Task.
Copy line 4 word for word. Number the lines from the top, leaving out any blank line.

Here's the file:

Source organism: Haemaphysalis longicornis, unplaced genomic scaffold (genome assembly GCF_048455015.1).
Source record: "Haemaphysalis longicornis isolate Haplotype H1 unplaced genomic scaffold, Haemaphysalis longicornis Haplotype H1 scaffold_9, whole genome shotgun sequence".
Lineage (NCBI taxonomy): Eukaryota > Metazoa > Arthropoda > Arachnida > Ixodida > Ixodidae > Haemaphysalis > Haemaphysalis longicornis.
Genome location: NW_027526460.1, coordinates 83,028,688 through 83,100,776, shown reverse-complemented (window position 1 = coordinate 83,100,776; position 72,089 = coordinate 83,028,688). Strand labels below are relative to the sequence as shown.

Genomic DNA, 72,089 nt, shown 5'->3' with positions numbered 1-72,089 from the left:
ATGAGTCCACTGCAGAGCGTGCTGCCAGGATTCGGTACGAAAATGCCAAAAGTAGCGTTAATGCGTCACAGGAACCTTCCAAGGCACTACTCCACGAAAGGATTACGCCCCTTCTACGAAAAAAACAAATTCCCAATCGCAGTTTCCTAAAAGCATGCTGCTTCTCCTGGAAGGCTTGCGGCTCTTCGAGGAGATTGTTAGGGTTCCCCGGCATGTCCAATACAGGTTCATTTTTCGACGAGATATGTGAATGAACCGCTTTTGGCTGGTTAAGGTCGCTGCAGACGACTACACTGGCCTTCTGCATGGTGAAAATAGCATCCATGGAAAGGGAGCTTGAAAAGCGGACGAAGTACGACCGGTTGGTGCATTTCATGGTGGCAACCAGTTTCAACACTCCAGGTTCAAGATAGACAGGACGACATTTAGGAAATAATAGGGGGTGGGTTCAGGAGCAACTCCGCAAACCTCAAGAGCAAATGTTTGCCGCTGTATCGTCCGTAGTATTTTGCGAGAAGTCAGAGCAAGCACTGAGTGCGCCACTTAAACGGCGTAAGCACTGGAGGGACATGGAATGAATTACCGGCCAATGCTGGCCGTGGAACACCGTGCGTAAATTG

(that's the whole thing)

Genome location: NW_027526460.1, coordinates 83,028,688 through 83,100,776, shown reverse-complemented (window position 1 = coordinate 83,100,776; position 72,089 = coordinate 83,028,688). Strand labels below are relative to the sequence as shown.